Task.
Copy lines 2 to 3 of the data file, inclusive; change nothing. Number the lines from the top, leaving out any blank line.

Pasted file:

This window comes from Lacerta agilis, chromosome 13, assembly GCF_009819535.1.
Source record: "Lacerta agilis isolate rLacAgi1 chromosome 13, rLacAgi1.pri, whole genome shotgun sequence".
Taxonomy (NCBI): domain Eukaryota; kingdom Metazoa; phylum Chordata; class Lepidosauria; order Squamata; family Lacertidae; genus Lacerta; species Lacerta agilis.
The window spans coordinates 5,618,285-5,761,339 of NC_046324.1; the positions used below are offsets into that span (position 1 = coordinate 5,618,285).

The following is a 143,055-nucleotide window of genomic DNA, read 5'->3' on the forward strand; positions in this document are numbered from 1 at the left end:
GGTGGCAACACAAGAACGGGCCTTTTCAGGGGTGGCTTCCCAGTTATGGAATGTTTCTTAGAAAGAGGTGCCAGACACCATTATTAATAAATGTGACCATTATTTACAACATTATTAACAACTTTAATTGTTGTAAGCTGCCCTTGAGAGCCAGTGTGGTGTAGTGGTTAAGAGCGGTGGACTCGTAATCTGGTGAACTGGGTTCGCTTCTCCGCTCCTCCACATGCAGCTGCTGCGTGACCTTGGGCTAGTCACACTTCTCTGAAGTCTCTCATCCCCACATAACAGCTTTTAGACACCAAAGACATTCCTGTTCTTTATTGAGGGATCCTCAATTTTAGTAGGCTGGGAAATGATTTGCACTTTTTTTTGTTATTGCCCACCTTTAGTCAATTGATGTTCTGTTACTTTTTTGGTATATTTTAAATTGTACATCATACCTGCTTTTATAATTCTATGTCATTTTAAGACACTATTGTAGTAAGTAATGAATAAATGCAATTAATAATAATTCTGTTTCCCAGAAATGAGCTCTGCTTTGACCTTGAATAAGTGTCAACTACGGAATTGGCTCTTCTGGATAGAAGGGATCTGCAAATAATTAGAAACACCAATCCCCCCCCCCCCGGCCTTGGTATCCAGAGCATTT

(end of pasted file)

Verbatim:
Source record: "Lacerta agilis isolate rLacAgi1 chromosome 13, rLacAgi1.pri, whole genome shotgun sequence".
Taxonomy (NCBI): domain Eukaryota; kingdom Metazoa; phylum Chordata; class Lepidosauria; order Squamata; family Lacertidae; genus Lacerta; species Lacerta agilis.